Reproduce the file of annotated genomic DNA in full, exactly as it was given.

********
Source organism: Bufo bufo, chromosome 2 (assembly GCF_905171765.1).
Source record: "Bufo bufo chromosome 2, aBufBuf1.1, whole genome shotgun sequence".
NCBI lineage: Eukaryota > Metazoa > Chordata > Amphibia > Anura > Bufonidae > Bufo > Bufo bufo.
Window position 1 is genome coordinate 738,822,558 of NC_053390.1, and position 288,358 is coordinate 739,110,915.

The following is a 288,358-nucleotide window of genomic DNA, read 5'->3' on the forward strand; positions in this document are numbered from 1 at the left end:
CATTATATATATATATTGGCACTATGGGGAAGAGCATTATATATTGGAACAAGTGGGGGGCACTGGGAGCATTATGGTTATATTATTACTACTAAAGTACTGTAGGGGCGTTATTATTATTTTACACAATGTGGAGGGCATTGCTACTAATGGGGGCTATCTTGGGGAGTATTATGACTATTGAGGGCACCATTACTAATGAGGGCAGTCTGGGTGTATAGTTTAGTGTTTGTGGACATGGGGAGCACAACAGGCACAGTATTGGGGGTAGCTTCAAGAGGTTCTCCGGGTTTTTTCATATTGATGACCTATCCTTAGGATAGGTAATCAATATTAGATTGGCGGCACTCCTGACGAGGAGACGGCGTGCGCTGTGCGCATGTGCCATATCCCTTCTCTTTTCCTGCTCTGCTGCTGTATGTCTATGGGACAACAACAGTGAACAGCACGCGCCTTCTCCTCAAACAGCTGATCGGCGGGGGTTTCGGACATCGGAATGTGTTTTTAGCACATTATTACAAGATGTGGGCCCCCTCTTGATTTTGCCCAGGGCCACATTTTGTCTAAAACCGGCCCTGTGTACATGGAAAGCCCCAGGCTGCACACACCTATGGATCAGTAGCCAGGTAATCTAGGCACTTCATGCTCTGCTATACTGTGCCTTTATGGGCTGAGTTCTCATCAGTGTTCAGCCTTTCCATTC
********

Source organism: Bufo bufo, chromosome 2 (assembly GCF_905171765.1).
Source record: "Bufo bufo chromosome 2, aBufBuf1.1, whole genome shotgun sequence".
NCBI lineage: Eukaryota > Metazoa > Chordata > Amphibia > Anura > Bufonidae > Bufo > Bufo bufo.
Window position 1 is genome coordinate 738,822,558 of NC_053390.1, and position 288,358 is coordinate 739,110,915.

The following is a 288,358-nucleotide window of genomic DNA, read 5'->3' on the forward strand; positions in this document are numbered from 1 at the left end:
CATTATATATATATATTGGCACTATGGGGAAGAGCATTATATATTGGAACAAGTGGGGGGCACTGGGAGCATTATGGTTATATTATTACTACTAAAGTACTGTAGGGGCGTTATTATTATTTTACACAATGTGGAGGGCATTGCTACTAATGGGGGCTATCTTGGGGAGTATTATGACTATTGAGGGCACCATTACTAATGAGGGCAGTCTGGGTGTATAGTTTAGTGTTTGTGGACATGGGGAGCACAACAGGCACAGTATTGGGGGTAGCTTCAAGAGGTTCTCCGGGTTTTTTCATATTGATGACCTATCCTTAGGATAGGTAATCAATATTAGATTGGCGGCACTCCTGACGAGGAGACGGCGTGCGCTGTGCGCATGTGCCATATCCCTTCTCTTTTCCTGCTCTGCTGCTGTATGTCTATGGGACAACAACAGTGAACAGCACGCGCCTTCTCCTCAAACAGCTGATCGGCGGGGGTTTCGGACATCGGAATGTGTTTTTAGCACATTATTACAAGATGTGGGCCCCCTCTTGATTTTGCCCAGGGCCACATTTTGTCTAAAACCGGCCCTGTGTACATGGAAAGCCCCAGGCTGCACACACCTATGGATCAGTAGCCAGGTAATCTAGGCACTTCATGCTCTGCTATACTGTGCCTTTATGGGCTGAGTTCTCATCAGTGTTCAGCCTTTCCATTC